oa_cost_biol <- oa_cost %>% mutate(title_lower = tolower(title)) %>% 

Scrape sciencedirect

To scrape the impact factor for each journal from the ScienceDirect database requires dynamically constructing the url, based on a template such as The journal title will be lower case and hyphen-separated, appended after the final “/”. Based on trial and error, the string manipulation below to clean up commas, replace spaces with hyphens, and handle some edge cases, results in valid urls.

oa_for_scidir <- oa_for_url %>% 
  title_lower = str_replace_all(title_lower,' ','-'),
  title_lower = str_replace_all(title_lower,',',''),
  title_lower = str_replace_all(title_lower,'bba---','biochimica-et-biophysica-acta-bba-'),
  title_lower = str_replace_all(title_lower,'&','and'),
  title_lower = str_remove_all(title_lower,':')) %>%     

## Workshop rvest rvest is the main web scraping package in the tidyverse suite. It has handy functions to extract features from html, such as html_text() and html_table(). Searching the desired information in the website source code will help to identify the relevant html nodes. This can be tricky business but there is help available!

The solution below isn’t elegant but gets the job done for a test example.


x <- "neurobiology-of-stress"

read_html(paste0("", x)) %>% 
  html_nodes('span') %>% html_text() %>% 
  as_tibble() %>%
  filter(str_detect(value,'Impact')) %>% 
  #retain only digits
  filter(str_detect(value,'\\d')) %>% 
  #add a column containing the journal name, stored in x 
# A tibble: 1 x 2
  value              journal               
  <chr>              <chr>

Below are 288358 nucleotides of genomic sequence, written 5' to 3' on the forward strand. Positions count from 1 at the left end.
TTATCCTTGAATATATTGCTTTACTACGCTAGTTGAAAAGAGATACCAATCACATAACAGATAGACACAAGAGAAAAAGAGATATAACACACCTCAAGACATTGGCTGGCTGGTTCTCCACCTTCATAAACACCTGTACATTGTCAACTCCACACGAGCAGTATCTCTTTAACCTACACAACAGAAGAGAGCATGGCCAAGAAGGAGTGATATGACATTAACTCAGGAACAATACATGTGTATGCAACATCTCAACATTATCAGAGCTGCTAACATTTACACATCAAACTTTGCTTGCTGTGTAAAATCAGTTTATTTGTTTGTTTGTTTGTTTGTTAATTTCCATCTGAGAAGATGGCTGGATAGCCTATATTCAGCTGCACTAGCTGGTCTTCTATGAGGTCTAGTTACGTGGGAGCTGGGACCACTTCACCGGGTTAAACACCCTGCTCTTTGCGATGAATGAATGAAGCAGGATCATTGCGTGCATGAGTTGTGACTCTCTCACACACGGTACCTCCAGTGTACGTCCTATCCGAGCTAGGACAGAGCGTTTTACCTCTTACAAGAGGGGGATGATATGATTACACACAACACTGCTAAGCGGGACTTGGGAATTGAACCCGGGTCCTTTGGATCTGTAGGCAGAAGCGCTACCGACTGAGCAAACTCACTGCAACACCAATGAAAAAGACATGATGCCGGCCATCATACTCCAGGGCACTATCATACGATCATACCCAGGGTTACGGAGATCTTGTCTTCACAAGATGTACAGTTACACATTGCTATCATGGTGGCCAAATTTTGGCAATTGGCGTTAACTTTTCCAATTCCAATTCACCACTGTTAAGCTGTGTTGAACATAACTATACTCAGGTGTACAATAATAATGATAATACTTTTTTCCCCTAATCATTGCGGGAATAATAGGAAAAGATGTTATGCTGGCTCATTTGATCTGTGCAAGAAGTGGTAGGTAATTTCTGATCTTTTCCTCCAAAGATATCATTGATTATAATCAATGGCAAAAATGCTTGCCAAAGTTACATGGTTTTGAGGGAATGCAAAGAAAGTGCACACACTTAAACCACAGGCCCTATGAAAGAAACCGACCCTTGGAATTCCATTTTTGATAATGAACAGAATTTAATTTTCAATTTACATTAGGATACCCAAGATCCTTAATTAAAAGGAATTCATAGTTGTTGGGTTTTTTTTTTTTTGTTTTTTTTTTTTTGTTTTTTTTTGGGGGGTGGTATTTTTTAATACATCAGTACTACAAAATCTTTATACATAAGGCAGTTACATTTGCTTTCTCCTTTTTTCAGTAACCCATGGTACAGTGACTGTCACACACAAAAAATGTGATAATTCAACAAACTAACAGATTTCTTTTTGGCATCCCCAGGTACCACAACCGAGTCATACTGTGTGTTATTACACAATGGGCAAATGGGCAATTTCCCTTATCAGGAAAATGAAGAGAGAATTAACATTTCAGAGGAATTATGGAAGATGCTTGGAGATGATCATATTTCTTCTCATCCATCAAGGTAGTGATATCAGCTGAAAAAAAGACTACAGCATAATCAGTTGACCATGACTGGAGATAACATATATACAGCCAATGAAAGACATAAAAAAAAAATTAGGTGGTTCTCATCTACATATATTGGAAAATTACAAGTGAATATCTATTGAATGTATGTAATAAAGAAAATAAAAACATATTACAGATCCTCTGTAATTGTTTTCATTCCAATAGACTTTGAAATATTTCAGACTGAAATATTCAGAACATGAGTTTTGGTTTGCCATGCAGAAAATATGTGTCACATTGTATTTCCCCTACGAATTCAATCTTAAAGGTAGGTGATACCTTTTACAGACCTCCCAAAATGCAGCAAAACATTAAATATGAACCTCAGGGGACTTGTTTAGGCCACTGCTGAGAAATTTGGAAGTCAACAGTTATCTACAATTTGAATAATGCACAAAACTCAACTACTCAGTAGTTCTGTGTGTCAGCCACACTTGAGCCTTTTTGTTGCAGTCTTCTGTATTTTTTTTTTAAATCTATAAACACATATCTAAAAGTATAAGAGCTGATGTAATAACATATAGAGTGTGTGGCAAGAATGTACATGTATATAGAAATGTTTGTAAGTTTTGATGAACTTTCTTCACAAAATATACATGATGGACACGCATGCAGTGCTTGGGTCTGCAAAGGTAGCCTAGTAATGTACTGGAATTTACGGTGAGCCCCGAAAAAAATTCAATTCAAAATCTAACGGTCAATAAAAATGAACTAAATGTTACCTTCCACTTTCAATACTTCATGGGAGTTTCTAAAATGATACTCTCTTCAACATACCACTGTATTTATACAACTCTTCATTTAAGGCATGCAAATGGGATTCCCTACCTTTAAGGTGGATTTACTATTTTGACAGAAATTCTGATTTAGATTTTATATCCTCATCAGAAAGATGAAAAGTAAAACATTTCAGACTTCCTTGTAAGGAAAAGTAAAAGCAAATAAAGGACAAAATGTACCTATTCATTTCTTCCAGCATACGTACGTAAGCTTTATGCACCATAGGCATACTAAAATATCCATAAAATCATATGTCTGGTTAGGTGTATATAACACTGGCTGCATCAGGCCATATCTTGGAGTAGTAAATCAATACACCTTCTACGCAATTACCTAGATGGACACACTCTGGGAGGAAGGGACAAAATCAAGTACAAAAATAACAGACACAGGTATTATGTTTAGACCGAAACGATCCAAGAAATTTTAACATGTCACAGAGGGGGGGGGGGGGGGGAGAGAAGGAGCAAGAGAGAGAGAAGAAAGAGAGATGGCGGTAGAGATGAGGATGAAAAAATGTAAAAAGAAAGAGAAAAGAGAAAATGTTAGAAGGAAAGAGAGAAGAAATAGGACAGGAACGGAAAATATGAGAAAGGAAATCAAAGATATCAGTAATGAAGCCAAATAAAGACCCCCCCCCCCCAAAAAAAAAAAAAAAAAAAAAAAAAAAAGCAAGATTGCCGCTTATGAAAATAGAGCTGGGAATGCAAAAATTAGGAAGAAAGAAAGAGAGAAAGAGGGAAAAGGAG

1 7.197Impact Factor neurobiology-of-stress

This code is now assigned as a function called sd_scrape, and wrapped with tryCatch(), to make sure any errors in hitting the website are logged, rather than causing the job to fail completely:

sd_scrape <- function(x){
  #web scraping code
  read_html(paste0("", x)) %>% 
      html_nodes('span') %>% html_text() %>% as_tibble() %>%
      filter(str_detect(value,'Impact')) %>% 
      filter(str_detect(value,'\\d')) %>% 
  #if an individual site scrape fails, create a 1-row results table with 'error' and the journal name 
  error = function(c) tribble(~value, ~journal, "error", x)

Parallelize with furrr

The next code block does a lot of heavy lifting, and will ideally only run once. At the outset is an if statement to make sure the rest of the code block runs only if the rvest output is missing. The scraping function is run using furrr::future_map(), which makes it run in parallel — ideally 4x faster than scraping each journal website one by one. I borrow heavily from this furrr tutorial.


if(exists("oa_impact")){print('oa_impact exists!')}else{

# set up parallel processors
future::plan(multisession(workers = 4)) # parallelly::availableCores()

# scrape sciencedirect based on an input vector of journal titles, and store results in oa_impact